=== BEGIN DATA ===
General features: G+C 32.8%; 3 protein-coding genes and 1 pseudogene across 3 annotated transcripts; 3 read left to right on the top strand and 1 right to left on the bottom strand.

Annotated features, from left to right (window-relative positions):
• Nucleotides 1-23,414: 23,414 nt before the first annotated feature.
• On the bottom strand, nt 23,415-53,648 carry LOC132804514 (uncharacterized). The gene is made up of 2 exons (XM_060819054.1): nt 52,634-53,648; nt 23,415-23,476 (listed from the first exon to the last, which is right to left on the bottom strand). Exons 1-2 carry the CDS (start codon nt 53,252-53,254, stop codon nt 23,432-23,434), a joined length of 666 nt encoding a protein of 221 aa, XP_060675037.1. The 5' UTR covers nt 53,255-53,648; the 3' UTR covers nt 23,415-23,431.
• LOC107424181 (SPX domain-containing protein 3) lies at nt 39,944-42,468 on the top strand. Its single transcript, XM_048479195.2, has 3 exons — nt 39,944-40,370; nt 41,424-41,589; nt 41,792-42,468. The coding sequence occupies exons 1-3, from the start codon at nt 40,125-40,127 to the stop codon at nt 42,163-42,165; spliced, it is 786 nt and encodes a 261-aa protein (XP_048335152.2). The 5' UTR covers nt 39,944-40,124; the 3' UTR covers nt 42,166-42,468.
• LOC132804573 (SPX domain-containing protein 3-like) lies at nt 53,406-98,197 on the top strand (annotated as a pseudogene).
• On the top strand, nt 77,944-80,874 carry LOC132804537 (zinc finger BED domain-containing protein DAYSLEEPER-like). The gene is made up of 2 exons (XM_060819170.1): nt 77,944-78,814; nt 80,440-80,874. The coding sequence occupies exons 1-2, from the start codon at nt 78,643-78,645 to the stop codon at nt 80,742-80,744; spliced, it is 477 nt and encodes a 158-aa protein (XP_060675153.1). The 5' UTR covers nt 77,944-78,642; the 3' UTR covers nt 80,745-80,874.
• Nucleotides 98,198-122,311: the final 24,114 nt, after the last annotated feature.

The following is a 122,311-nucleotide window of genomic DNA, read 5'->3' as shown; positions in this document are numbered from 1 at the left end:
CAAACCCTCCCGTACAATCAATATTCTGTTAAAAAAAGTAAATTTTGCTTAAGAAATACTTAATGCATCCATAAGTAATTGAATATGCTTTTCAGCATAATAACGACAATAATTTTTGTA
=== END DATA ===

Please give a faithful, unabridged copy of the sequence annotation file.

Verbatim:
General features: G+C 32.8%; 3 protein-coding genes and 1 pseudogene across 3 annotated transcripts; 3 read left to right on the top strand and 1 right to left on the bottom strand.

Annotated features, from left to right (window-relative positions):
• Nucleotides 1-23,414: 23,414 nt before the first annotated feature.
• On the bottom strand, nt 23,415-53,648 carry LOC132804514 (uncharacterized). The gene is made up of 2 exons (XM_060819054.1): nt 52,634-53,648; nt 23,415-23,476 (listed from the first exon to the last, which is right to left on the bottom strand). Exons 1-2 carry the CDS (start codon nt 53,252-53,254, stop codon nt 23,432-23,434), a joined length of 666 nt encoding a protein of 221 aa, XP_060675037.1. The 5' UTR covers nt 53,255-53,648; the 3' UTR covers nt 23,415-23,431.
• LOC107424181 (SPX domain-containing protein 3) lies at nt 39,944-42,468 on the top strand. Its single transcript, XM_048479195.2, has 3 exons — nt 39,944-40,370; nt 41,424-41,589; nt 41,792-42,468. The coding sequence occupies exons 1-3, from the start codon at nt 40,125-40,127 to the stop codon at nt 42,163-42,165; spliced, it is 786 nt and encodes a 261-aa protein (XP_048335152.2). The 5' UTR covers nt 39,944-40,124; the 3' UTR covers nt 42,166-42,468.
• LOC132804573 (SPX domain-containing protein 3-like) lies at nt 53,406-98,197 on the top strand (annotated as a pseudogene).
• On the top strand, nt 77,944-80,874 carry LOC132804537 (zinc finger BED domain-containing protein DAYSLEEPER-like). The gene is made up of 2 exons (XM_060819170.1): nt 77,944-78,814; nt 80,440-80,874. The coding sequence occupies exons 1-2, from the start codon at nt 78,643-78,645 to the stop codon at nt 80,742-80,744; spliced, it is 477 nt and encodes a 158-aa protein (XP_060675153.1). The 5' UTR covers nt 77,944-78,642; the 3' UTR covers nt 80,745-80,874.
• Nucleotides 98,198-122,311: the final 24,114 nt, after the last annotated feature.

The following is a 122,311-nucleotide window of genomic DNA, read 5'->3' as shown; positions in this document are numbered from 1 at the left end:
CAAACCCTCCCGTACAATCAATATTCTGTTAAAAAAAGTAAATTTTGCTTAAGAAATACTTAATGCATCCATAAGTAATTGAATATGCTTTTCAGCATAATAACGACAATAATTTTTGTA